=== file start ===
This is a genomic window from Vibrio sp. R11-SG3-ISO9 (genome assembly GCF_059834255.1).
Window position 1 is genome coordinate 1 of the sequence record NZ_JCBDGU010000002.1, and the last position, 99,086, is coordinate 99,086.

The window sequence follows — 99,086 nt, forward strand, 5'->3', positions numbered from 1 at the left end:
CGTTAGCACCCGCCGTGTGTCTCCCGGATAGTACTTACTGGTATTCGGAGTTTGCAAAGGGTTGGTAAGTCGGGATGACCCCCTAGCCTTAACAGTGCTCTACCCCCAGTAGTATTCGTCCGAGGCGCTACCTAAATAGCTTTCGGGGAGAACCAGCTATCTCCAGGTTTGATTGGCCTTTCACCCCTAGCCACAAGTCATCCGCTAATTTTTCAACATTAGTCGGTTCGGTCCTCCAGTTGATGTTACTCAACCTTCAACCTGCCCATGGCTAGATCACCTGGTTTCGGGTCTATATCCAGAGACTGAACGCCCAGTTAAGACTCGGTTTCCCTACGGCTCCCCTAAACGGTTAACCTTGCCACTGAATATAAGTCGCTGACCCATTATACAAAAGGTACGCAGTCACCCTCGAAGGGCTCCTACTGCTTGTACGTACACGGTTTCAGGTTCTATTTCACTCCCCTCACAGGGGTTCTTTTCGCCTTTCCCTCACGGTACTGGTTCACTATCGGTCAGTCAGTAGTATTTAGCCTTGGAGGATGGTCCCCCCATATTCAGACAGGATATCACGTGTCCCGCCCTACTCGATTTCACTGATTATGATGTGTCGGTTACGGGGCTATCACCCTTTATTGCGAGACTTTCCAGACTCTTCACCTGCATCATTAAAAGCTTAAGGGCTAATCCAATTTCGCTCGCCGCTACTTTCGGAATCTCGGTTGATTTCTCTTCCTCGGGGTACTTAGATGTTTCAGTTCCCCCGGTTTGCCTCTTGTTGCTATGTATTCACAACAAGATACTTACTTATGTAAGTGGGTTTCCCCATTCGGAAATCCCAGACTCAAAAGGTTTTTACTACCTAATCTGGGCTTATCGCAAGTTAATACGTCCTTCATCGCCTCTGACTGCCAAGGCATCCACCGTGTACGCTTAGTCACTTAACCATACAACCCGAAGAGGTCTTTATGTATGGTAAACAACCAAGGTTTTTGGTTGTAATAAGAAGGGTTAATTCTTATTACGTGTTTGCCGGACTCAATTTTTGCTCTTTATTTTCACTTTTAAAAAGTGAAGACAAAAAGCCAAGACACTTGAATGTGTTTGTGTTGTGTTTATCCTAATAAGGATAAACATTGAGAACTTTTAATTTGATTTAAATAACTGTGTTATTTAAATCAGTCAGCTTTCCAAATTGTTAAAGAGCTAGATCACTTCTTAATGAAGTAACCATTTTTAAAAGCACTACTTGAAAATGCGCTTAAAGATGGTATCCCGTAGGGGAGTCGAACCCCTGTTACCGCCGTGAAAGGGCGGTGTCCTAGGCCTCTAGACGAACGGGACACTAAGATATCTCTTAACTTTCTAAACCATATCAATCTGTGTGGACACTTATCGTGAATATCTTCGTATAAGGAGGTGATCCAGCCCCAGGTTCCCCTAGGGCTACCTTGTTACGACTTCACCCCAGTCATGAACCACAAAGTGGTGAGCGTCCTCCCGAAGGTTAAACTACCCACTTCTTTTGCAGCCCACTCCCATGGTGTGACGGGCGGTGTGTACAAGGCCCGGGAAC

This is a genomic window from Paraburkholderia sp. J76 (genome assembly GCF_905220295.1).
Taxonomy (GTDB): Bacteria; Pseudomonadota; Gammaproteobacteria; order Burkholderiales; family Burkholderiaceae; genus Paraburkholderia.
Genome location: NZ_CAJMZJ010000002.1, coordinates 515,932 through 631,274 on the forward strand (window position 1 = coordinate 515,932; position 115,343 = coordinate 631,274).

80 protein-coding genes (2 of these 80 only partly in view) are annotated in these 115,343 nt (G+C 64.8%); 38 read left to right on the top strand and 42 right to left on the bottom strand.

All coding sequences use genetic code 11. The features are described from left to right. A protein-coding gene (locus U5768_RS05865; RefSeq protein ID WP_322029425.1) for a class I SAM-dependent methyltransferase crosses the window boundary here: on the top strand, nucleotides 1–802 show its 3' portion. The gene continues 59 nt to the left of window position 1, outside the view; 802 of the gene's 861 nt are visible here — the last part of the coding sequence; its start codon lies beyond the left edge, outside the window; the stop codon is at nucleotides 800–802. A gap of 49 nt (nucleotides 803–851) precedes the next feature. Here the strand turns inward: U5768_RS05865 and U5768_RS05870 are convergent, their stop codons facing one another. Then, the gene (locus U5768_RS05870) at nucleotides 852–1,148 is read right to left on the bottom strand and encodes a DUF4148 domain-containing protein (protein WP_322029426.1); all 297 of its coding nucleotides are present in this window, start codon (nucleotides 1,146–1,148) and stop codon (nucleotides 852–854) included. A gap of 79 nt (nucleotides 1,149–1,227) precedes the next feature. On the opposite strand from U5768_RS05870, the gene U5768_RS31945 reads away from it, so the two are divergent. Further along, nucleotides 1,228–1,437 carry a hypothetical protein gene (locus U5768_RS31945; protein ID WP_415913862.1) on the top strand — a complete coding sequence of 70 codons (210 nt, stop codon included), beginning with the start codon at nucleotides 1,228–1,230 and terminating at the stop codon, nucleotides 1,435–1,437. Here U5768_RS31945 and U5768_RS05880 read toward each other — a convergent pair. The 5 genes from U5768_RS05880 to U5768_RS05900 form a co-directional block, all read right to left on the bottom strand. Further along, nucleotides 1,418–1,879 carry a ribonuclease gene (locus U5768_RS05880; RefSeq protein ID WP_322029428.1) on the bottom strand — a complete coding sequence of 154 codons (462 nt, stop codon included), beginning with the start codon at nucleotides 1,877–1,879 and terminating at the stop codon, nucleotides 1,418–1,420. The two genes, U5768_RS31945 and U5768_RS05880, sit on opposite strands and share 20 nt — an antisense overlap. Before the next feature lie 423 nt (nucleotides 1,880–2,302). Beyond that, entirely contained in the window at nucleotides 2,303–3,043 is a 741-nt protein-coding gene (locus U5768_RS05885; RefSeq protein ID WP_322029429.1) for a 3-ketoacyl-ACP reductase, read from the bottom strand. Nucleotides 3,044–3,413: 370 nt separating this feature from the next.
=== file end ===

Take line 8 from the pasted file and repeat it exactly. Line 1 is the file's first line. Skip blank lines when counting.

80 protein-coding genes (2 of these 80 only partly in view) are annotated in these 115,343 nt (G+C 64.8%); 38 read left to right on the top strand and 42 right to left on the bottom strand.